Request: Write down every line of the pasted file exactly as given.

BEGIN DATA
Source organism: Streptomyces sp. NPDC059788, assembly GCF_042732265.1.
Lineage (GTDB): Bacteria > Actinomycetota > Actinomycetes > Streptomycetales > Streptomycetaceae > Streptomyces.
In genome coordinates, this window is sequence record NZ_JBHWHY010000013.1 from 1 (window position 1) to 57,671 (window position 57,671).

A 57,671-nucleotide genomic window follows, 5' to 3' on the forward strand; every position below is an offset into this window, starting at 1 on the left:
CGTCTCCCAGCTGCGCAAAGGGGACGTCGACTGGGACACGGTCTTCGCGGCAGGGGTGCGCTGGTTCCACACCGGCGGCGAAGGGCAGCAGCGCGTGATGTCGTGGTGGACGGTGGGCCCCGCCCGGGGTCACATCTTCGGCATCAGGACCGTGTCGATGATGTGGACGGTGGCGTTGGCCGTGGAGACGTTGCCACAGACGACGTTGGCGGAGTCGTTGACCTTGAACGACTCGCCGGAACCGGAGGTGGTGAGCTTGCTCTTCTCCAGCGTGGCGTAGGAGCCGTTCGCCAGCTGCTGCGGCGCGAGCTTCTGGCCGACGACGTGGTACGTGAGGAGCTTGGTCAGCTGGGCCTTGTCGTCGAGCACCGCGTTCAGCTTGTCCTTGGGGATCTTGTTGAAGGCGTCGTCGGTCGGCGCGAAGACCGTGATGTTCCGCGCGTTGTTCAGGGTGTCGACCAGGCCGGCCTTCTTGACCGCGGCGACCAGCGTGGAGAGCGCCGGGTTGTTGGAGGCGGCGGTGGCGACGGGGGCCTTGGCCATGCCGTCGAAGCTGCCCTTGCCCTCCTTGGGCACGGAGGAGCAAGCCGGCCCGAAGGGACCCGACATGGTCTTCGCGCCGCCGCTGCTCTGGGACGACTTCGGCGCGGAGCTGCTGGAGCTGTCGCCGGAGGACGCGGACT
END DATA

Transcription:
Source organism: Streptomyces sp. NPDC059788, assembly GCF_042732265.1.
Lineage (GTDB): Bacteria > Actinomycetota > Actinomycetes > Streptomycetales > Streptomycetaceae > Streptomyces.
In genome coordinates, this window is sequence record NZ_JBHWHY010000013.1 from 1 (window position 1) to 57,671 (window position 57,671).

A 57,671-nucleotide genomic window follows, 5' to 3' on the forward strand; every position below is an offset into this window, starting at 1 on the left:
CGTCTCCCAGCTGCGCAAAGGGGACGTCGACTGGGACACGGTCTTCGCGGCAGGGGTGCGCTGGTTCCACACCGGCGGCGAAGGGCAGCAGCGCGTGATGTCGTGGTGGACGGTGGGCCCCGCCCGGGGTCACATCTTCGGCATCAGGACCGTGTCGATGATGTGGACGGTGGCGTTGGCCGTGGAGACGTTGCCACAGACGACGTTGGCGGAGTCGTTGACCTTGAACGACTCGCCGGAACCGGAGGTGGTGAGCTTGCTCTTCTCCAGCGTGGCGTAGGAGCCGTTCGCCAGCTGCTGCGGCGCGAGCTTCTGGCCGACGACGTGGTACGTGAGGAGCTTGGTCAGCTGGGCCTTGTCGTCGAGCACCGCGTTCAGCTTGTCCTTGGGGATCTTGTTGAAGGCGTCGTCGGTCGGCGCGAAGACCGTGATGTTCCGCGCGTTGTTCAGGGTGTCGACCAGGCCGGCCTTCTTGACCGCGGCGACCAGCGTGGAGAGCGCCGGGTTGTTGGAGGCGGCGGTGGCGACGGGGGCCTTGGCCATGCCGTCGAAGCTGCCCTTGCCCTCCTTGGGCACGGAGGAGCAAGCCGGCCCGAAGGGACCCGACATGGTCTTCGCGCCGCCGCTGCTCTGGGACGACTTCGGCGCGGAGCTGCTGGAGCTGTCGCCGGAGGACGCGGACT